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After returning from Afghanistan and spending a couple of more years serving at Camp Pendleton, our oldest son Andrew got his discharge papers. He started his transition to civilian life in our home.

This house was new to Andrew. He had left for bootcamp from a suburban house in metropolitan St. Louis. We now live in an unincorporated part of Rapides Parish of Louisiana. 
The longleaf pines of the Kisatchie National Forest form the southern rim of our neighborhood. Our house sits between two inlets of Kincaid Lake.
Ernst Ludwig Kirchner’s “Two Brothers”
Both of his younger siblings lived with us at the time, as well. In the eight years of their brother’s absence, Meredith and Patrick had grown to adulthood. 
Andrew’s default setting with his sister had always alternated between benign neglect, playfulness, and fierce protectiveness. 
She adored him for it. Just as I had anticipated, they picked up more or less where they had left off.
Meredith had been a high school student when Andrew entered military service, so he had at least glimpsed a more grownup version of her. 
By contrast, Patrick had been just a little boy nearly eight years his junior.  And Andrew frequently asserted his perceived superior status in the family pecking order.
For instance, Patrick shares this tidbit from time to time. “You know,” he says, “Andrew used to tell me that you and Mom bought me at Kmart on the damaged goods aisle.”

Andrew had seen his younger brother as an annoying kid and had often had fun at his expense. Patrick admired his big brother. But I could tell that Patrick retained lingering doubt that Andrew would see him as any more than damaged goods, as something less.
Before Andrew arrived from Camp Pendleton, Joy and I anxiously wondered about how he and Patrick would get along. Andrew would meet a man who now stands taller then he, who holds down a challenging, full-time job, and who has no patience for being treated like a kid.
They interacted tentatively at first. But an adult friendship soon emerged. They fished together and went shooting together and rolled their eyes together about their father. Andrew sees Patrick as a younger equal, not as an inferior or a subordinate. He doesn’t make any more cracks about damaged goods.
But that phrase “damaged goods” has lingered in my imagination. I realize that we all too frequently see each other as precisely that. As damaged goods. And once we see another person through that lens, we can struggle to see them any other way.
Pierre Puvis de Chavannes’s “The Prodigal Son 2”
Jesus illustrates this point in what we frequently call the Parable of the Prodigal Son. We have to focus on the older brother in the parable to see what Jesus is getting at. So it may be more helpful to call this the Parable of the Two Brothers in this context.
The older brother sees the younger brother as damaged goods. In his eyes, that’s all the younger brother can be. But I’ve gotten ahead of myself. Let’s recall the parable.
A father had two sons. The younger of the two demanded his inheritance before his father’s death, and the old man consents. The young man moves away. In no time, he’s flat broke, having spent every nickel on wild living.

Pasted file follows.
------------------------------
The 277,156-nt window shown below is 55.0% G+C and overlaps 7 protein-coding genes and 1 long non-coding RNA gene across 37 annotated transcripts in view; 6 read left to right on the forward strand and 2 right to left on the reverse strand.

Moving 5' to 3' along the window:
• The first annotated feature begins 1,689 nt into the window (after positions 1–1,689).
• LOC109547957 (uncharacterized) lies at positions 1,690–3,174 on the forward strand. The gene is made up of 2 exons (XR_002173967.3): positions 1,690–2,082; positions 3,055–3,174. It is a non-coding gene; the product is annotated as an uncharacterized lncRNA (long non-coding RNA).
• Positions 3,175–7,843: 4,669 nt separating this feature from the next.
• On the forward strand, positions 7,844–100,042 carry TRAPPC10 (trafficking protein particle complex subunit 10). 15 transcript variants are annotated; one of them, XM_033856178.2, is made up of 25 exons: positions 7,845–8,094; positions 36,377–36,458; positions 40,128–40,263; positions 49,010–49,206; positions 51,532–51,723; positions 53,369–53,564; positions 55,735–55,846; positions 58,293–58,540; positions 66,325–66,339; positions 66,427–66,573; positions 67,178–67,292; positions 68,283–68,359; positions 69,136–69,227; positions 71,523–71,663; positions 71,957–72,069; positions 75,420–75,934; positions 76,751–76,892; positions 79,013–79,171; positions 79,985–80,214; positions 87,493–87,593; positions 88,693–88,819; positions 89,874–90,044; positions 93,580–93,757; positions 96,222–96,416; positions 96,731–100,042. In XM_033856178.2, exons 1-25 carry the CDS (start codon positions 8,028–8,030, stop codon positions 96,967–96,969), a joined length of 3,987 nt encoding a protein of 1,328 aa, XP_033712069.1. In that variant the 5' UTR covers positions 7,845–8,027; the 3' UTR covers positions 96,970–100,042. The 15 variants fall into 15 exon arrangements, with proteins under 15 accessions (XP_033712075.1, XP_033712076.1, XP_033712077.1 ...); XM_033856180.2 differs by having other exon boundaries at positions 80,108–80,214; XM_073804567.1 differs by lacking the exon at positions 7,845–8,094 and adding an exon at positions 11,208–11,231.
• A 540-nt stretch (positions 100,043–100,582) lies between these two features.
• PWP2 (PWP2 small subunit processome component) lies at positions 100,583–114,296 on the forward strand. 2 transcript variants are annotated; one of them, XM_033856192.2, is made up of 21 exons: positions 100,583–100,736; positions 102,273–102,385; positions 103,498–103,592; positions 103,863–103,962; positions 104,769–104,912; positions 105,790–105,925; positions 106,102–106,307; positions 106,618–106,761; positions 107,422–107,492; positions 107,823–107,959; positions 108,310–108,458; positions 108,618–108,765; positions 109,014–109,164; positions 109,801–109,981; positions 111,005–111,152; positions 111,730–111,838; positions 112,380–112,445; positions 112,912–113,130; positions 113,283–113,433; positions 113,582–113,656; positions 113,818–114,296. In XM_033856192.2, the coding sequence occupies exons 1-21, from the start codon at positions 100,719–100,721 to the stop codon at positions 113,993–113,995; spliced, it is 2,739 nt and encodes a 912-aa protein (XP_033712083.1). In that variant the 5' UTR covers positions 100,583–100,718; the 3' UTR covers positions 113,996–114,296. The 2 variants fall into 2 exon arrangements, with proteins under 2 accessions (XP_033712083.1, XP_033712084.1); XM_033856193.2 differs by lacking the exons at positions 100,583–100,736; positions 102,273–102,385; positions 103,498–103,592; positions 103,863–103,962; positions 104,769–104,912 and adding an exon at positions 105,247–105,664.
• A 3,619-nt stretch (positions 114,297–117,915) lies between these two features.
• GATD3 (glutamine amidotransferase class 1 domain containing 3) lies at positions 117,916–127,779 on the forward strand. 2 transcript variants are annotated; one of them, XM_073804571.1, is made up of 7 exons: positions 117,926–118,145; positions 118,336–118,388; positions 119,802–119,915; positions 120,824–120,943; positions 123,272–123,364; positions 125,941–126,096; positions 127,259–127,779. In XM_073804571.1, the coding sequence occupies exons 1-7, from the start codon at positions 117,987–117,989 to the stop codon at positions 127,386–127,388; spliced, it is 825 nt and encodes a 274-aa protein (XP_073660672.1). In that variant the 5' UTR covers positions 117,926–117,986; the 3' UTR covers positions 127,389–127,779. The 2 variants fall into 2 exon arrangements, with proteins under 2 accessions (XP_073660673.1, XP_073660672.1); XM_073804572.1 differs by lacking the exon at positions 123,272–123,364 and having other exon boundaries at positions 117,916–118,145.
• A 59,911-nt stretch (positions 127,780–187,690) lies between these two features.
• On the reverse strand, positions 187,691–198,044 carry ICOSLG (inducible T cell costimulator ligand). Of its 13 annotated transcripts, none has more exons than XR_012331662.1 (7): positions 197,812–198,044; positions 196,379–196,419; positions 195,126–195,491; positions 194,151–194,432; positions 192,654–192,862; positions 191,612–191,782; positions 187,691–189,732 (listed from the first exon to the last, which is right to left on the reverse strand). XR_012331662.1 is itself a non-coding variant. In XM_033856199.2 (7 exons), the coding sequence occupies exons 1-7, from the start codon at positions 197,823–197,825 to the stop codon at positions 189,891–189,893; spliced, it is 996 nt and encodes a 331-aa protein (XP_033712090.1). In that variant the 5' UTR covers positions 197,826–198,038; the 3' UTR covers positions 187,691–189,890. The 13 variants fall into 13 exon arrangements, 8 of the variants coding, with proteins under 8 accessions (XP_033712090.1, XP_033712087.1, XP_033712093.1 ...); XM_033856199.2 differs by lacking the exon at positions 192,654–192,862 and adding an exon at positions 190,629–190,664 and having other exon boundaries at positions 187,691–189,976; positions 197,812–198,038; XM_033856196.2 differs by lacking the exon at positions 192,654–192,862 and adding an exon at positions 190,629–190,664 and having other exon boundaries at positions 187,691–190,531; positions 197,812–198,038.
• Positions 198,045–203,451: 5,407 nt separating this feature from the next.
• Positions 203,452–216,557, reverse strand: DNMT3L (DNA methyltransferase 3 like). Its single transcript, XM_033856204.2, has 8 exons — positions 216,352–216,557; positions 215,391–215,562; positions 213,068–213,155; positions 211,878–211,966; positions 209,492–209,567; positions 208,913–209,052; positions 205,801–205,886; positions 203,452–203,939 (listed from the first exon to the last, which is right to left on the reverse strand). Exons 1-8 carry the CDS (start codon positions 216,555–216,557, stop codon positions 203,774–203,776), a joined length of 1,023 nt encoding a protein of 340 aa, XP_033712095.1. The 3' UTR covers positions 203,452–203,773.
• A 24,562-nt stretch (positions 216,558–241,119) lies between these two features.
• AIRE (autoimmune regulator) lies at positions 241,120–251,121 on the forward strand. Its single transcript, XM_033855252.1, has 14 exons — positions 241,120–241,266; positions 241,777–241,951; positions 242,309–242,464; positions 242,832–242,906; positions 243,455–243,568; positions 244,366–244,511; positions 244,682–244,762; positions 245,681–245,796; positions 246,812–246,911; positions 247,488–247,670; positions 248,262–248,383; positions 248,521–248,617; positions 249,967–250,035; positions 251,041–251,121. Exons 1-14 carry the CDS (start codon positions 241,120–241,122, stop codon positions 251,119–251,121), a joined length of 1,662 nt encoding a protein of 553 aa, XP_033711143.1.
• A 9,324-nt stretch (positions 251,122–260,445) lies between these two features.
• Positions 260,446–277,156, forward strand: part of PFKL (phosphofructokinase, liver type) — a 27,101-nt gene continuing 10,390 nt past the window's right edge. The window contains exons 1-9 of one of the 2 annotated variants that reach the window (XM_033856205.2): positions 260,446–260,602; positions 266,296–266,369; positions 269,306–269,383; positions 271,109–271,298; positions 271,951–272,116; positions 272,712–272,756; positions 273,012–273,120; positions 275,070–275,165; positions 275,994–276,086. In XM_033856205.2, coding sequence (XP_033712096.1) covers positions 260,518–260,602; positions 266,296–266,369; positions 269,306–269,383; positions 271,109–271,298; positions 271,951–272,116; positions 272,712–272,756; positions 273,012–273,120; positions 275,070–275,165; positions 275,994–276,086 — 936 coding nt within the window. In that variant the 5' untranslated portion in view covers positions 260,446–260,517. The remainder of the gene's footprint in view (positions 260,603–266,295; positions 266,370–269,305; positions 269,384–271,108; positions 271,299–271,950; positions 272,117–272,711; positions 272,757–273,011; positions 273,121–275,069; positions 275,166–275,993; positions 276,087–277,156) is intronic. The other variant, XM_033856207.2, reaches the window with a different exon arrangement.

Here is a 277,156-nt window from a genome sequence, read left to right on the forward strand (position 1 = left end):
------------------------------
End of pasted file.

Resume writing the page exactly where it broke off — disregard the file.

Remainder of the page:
Slopping hogs for a gentile just to keep a crummy roof over his head, the younger man hits bottom. He can’t live this way anymore, and he can’t live the way that got him there in the first place. So he goes home expecting perpetual second-class treatment. 
After all, he sees himself as an utter failure and a complete disgrace. He’s damaged goods.
His father, by contrast, has spent every day looking for his boy to come home. When his boy appears on the horizon, the father sees the boy he loves. A good man damaged by life’s hard knocks and his own reckless, ill-considered choices. A good man damaged. Not damaged goods.
Dad throws a party for the disgraced party boy. He demanded no restitution, no probationary period to test the genuineness of his transformed heart, not even a formal apology.
And the older brother blew a gasket. He couldn’t believe that the old man was going to treat this irresponsible, disreputable kid as if he were his brother’s equal. Everybody knew his reputation. He was damaged goods.
The older brother’s moral rectitude has gotten in the way of his compassion.
William-Adolphe Bouguereau’s “Compassion
Just listen to what he tells his father. “I’ve done everything right. I’ve followed all the rules. I’m the one that deserves a party. I’m the one you owe a celebration!”
That’s the problem with misconstruing the Gospel with a moral code. You see, the Gospel is the Good News that, in Jesus, God now sees each of us as good women and men damaged by life’s rough handling and our own misguided choices.
Embodied in Jesus, God’s abiding, freely-given love heals and restores the good within us from even the most devastating damage. We are free to see ourselves as a damaged good being made whole and new. And we are free to see everyone we meet through the same lens.
Mistaking the Good New for Good Rules tempts us to burden ourselves and each other with the impossible task of measuring up perfectly to a set of infinite standards. We will be tempted to see ourselves as moral successes and assess others as damaged goods.
The irony, of course, is that a lack of compassion ranks among the most egregious sins. That lack is most in need of God’s healing compassion.
Jesus never sees us as damaged goods. He sees us as good and as damaged. And his mission is to restore our good from even the most harrowing damage. Even at great personal cost.

Bishop of the Episcopal Diocese of Western Louisiana, husband, dad, and movie-goer

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